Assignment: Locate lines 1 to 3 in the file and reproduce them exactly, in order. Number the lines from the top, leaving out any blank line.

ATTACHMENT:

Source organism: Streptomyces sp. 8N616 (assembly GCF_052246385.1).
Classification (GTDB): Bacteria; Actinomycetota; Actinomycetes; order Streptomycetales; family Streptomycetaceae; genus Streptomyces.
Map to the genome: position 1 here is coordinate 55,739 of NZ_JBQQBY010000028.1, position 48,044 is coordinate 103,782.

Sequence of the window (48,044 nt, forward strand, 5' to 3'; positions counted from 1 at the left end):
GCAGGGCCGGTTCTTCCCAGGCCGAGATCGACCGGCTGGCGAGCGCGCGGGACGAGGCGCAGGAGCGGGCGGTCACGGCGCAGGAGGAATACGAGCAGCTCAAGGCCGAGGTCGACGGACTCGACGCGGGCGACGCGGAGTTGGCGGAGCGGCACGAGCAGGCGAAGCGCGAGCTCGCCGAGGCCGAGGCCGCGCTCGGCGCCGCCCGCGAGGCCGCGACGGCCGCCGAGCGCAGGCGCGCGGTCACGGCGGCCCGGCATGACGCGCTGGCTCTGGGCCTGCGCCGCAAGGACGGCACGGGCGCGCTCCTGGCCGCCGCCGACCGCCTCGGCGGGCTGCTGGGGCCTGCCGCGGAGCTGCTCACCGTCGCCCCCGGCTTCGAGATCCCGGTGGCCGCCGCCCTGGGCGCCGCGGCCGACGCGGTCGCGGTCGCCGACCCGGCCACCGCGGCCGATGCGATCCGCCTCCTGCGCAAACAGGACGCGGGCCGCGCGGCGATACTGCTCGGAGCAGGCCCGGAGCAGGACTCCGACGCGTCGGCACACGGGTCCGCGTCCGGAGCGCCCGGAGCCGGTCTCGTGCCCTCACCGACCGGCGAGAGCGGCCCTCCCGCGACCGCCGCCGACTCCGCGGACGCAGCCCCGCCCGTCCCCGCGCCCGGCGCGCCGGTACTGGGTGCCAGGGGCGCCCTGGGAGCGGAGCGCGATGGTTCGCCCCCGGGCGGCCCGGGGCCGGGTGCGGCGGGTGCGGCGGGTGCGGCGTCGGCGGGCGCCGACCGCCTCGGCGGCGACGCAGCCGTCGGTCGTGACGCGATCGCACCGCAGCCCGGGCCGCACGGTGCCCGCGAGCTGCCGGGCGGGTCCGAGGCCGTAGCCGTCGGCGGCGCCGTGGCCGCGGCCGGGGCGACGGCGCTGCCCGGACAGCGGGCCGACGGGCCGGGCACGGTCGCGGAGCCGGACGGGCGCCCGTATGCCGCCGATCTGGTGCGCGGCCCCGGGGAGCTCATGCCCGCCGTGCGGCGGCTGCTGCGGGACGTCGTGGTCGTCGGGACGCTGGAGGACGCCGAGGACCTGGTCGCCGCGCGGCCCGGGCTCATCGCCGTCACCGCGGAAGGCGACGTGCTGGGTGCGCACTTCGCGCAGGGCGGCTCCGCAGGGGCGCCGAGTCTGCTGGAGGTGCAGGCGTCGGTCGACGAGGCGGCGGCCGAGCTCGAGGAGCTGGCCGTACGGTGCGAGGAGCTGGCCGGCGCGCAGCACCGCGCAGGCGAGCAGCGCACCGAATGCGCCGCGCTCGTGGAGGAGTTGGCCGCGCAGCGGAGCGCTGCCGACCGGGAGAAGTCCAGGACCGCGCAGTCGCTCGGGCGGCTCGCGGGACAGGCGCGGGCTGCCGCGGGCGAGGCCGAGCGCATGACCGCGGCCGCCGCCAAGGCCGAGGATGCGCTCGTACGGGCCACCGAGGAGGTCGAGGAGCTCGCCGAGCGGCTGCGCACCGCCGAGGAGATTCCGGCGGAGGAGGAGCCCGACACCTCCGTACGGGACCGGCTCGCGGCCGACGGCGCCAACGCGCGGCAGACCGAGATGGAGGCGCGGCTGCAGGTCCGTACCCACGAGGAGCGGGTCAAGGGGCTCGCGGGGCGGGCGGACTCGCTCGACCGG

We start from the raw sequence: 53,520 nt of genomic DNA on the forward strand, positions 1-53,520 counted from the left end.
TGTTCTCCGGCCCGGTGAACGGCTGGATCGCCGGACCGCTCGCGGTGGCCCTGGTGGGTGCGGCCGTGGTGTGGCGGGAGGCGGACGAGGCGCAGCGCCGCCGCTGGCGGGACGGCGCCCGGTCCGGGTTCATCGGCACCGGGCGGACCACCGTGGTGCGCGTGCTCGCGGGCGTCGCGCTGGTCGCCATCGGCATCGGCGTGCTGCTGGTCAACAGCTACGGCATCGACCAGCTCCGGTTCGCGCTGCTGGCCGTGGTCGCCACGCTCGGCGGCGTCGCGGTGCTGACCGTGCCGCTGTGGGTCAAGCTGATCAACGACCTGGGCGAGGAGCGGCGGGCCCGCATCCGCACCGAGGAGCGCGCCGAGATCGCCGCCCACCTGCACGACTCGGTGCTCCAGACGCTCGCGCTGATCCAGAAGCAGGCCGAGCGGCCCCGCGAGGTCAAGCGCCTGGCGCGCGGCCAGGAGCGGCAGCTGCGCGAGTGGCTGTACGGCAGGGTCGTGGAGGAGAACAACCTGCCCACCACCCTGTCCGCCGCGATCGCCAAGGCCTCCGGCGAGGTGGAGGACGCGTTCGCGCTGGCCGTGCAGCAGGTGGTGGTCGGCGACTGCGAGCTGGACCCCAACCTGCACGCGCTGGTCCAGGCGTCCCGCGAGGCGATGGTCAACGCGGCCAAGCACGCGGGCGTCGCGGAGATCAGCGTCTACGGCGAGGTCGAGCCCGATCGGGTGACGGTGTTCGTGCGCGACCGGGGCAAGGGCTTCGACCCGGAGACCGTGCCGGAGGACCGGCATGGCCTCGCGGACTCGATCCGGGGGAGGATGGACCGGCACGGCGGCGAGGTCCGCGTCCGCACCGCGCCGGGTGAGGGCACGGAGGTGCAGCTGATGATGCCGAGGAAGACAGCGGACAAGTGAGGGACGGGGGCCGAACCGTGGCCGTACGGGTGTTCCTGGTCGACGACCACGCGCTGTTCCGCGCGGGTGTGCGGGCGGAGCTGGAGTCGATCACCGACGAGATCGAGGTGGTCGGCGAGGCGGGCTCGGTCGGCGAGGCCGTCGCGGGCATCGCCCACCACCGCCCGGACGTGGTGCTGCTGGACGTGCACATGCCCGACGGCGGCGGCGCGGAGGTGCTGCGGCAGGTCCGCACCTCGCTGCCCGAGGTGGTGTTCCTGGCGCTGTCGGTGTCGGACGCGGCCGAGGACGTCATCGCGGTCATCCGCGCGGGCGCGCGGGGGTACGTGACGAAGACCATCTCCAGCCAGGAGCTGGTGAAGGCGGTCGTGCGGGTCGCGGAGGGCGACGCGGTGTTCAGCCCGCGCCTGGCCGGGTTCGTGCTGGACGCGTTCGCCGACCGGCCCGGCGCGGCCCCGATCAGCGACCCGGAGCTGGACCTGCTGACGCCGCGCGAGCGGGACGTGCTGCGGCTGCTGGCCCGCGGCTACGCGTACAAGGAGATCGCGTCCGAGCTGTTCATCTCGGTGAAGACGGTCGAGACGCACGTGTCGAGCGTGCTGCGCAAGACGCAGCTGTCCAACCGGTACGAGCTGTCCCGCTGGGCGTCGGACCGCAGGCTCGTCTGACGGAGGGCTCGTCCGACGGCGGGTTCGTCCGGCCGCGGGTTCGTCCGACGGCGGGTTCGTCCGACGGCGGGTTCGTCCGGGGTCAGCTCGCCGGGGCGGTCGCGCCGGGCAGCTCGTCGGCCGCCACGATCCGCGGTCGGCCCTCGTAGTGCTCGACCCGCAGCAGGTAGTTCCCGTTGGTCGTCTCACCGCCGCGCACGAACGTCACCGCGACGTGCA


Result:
Source organism: Streptomyces sp. 8N616 (assembly GCF_052246385.1).
Classification (GTDB): Bacteria; Actinomycetota; Actinomycetes; order Streptomycetales; family Streptomycetaceae; genus Streptomyces.
Map to the genome: position 1 here is coordinate 55,739 of NZ_JBQQBY010000028.1, position 48,044 is coordinate 103,782.